Tuesday, October 25, 2011

Contagion: A Wall Street term to remind regulators that they do not know what is going on

The Independent ran an interesting column discussing the fact that no simple deal can save Greece.  What made the column interesting is its explanation for why Greece had to be saved.


As described by Wall Street, contagion occurs when banks are required to recognize losses.  Once banks are forced to recognize their losses, there is a risk of a loss of confidence in these banks and that, like a disease, this loss of confidence will spread to other presumably healthy banks.

In short, contagion is Wall Street's term for reminding regulators that they do not know what is going on in the banking system.

Previously, this blog described the immunization against contagion.  This immunization was implementation of the FDR Framework.

Under the FDR Framework, governments ensure that market participants have access to all the useful, relevant information they need to make a fully informed decision.  Market participants, since they are responsible for all gains and losses under the principle of caveat emptor, have an incentive to use this data to assess the risk of any exposure.

It is the principle of caveat emptor that immunizes against contagion.  Since each market participant is responsible for the gains and losses on their exposures, they have an incentive not to take on any exposure that is bigger than they can afford to lose.

For banks who have to disclose their current detailed asset and liability information, market discipline acts to enforce adherence to not taking on any exposures greater then they can afford to lose.  Each bank has an incentive to limit its exposures to other banks to only those banks that limit their exposure to what they can afford to lose.

THE eurozone debt crisis rumbles on. To be more accurate the current impasse is the Greek debt crisis but the key issue is what impact the Greek default will have on the rest of the eurozone. 
Greece is going to default. What is needed is not another part-attempt at a resolution of the problem but a realisation that the Greek government cannot repay it’s debts....
The problem the ongoing EU summits are trying to address is to minimise the fallout when it is finally accepted that Greece cannot pay backs its creditors.... 
It is now accepted that Greece will also require at least a 60pc write down on its government debt. It is estimated that the losses that will be imposed on other European banks will be as high as €100bn.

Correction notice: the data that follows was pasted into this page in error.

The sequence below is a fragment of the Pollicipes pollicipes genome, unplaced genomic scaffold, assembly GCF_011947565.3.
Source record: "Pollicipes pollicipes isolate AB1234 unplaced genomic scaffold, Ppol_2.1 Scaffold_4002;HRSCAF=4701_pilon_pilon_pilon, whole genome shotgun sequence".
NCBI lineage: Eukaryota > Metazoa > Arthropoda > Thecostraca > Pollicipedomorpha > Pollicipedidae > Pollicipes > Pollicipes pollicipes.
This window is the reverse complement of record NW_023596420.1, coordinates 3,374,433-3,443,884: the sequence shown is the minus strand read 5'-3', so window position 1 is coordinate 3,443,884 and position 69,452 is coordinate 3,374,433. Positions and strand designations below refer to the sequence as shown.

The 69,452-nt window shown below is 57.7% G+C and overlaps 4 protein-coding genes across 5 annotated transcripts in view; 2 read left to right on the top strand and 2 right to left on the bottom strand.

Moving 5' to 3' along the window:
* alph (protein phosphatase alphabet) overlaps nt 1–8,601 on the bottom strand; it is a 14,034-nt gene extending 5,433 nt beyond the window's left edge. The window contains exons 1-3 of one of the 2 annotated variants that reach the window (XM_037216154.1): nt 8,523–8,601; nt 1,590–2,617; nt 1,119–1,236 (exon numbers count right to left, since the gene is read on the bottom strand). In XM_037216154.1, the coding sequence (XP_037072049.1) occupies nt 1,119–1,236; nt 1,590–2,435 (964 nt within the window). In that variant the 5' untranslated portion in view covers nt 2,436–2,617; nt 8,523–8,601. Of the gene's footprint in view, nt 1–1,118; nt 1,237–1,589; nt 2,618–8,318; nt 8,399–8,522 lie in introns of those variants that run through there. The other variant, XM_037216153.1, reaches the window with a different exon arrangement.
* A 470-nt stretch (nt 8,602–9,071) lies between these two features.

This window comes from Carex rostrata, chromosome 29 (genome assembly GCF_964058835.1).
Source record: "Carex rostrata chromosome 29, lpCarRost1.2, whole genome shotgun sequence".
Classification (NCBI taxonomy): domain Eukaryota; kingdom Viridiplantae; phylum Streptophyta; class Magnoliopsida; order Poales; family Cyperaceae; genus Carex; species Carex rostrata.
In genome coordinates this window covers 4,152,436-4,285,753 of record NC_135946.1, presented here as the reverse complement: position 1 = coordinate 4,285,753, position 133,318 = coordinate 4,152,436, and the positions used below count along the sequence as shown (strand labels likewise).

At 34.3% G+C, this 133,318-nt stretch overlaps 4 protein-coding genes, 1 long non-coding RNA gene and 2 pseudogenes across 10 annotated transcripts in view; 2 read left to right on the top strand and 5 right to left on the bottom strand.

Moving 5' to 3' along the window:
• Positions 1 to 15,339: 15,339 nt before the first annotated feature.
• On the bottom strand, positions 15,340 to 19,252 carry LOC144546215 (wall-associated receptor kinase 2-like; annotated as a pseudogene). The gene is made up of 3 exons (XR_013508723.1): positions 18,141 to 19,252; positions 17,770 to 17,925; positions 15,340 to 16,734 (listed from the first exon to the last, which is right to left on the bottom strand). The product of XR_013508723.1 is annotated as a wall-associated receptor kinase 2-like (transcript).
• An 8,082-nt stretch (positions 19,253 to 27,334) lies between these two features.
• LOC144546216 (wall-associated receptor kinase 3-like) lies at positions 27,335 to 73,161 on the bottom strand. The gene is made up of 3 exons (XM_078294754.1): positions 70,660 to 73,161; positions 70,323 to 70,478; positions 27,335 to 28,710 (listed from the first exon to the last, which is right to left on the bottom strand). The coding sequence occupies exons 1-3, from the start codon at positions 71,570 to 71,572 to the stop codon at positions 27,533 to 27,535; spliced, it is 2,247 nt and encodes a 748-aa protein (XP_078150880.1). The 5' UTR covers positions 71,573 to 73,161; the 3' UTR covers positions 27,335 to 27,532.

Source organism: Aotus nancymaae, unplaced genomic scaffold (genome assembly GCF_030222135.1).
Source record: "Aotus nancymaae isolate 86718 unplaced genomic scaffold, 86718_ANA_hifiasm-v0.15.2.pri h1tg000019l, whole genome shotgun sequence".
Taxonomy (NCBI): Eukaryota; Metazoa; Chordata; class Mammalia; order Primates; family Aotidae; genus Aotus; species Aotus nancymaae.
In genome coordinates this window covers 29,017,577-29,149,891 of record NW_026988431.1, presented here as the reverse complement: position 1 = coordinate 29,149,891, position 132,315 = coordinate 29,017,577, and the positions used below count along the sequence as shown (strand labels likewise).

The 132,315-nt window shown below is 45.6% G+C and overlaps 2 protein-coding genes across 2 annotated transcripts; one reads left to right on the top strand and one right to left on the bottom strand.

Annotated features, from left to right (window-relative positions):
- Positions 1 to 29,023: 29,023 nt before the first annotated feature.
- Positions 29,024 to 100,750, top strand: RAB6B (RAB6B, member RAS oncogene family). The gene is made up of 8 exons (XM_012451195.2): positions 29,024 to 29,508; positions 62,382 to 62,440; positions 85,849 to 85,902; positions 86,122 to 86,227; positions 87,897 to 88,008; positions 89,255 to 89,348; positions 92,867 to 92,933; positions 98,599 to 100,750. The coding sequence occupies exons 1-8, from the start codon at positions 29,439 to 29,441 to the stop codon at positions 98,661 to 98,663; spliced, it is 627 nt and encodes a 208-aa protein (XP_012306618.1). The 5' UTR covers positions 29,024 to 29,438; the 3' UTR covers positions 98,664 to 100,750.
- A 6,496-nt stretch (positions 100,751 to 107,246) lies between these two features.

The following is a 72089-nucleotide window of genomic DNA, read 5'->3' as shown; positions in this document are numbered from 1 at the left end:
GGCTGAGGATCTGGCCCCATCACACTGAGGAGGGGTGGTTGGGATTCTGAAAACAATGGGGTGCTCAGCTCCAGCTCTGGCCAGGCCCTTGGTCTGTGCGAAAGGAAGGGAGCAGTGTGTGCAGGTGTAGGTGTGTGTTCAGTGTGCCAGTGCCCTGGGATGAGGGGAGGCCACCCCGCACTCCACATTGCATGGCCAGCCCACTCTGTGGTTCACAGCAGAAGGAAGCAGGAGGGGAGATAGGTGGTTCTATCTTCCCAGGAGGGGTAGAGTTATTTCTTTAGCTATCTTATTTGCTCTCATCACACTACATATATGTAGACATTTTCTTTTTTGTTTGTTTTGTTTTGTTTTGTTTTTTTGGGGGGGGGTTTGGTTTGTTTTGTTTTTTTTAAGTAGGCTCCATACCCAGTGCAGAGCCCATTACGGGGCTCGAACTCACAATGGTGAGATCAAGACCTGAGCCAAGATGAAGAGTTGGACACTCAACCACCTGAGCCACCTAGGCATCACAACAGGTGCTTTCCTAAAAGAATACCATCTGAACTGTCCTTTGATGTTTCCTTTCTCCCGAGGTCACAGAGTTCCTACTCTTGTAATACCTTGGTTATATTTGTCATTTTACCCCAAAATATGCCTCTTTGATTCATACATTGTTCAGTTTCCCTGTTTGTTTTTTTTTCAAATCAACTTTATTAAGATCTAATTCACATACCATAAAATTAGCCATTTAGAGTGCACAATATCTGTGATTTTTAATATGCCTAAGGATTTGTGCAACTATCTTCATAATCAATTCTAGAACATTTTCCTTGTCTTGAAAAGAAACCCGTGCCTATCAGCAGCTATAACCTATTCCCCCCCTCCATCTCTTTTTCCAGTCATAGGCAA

The sticking point in the current EU negotiations is where are the banks going to get the money to cover these losses .... The funds will have to be provided to cover the losses as many of these banks are retail banks that have huge connections with the real economy. These banks have billions on deposit from savers and also owe substantial sums to their own bondholders.
While it is reasonable to expect that depositors will have their money protected, the mantra of the crisis over the past few years has been that “bank bondholders will not be burned”.  If this is to be maintained public money will once again have to be used to cover for losses in banks. 
This policy has been adopted to try to avoid contagion and a loss of confidence in the European banking system. This policy has failed. No one has confidence in the European banking system, least of all the banks themselves. 
Why should they as no one has any idea of each banks exposure to the other banks or to sovereign debt?  As this blog has repeatedly said, the only way to restore confidence is through disclosure, specifically by making each bank disclose its current detailed assets and liabilities.
Usually, there are hundreds of billions of overnight deposits moving from bank to bank as banks seek and use liquidity. In recent weeks banks have been less and less willing to deposit money with each other.
Banks are now more willing to place excess liquidity on deposit with the ECB at very low rates, rather than earn a better return by lending the money to other banks. There have been occasions where the ECB has received nearly €250 billion of overnight deposits. This is the money that should be providing liquidity to the European banking system but doubts about the strength of all banks to handle the Greek default have meant that the money is warehoused in the ECB. 
EU leaders have to banish these doubts. At least now there is a realisation of the scale of the problem and the proposals on the table are based on realistic losses from the Greek default. 
Markets are likely to be indifferent between each solution but just want to see that something will be done.
This is an important point and needs to be re-read.

Markets are looking for a process that leads to resolution of the solvency problem at both the sovereign debt and bank level.  That is what has been proposed under the FDR Framework blueprint for saving the financial system.

Markets are not looking for a solution that just purchases a one to two year reprieve.

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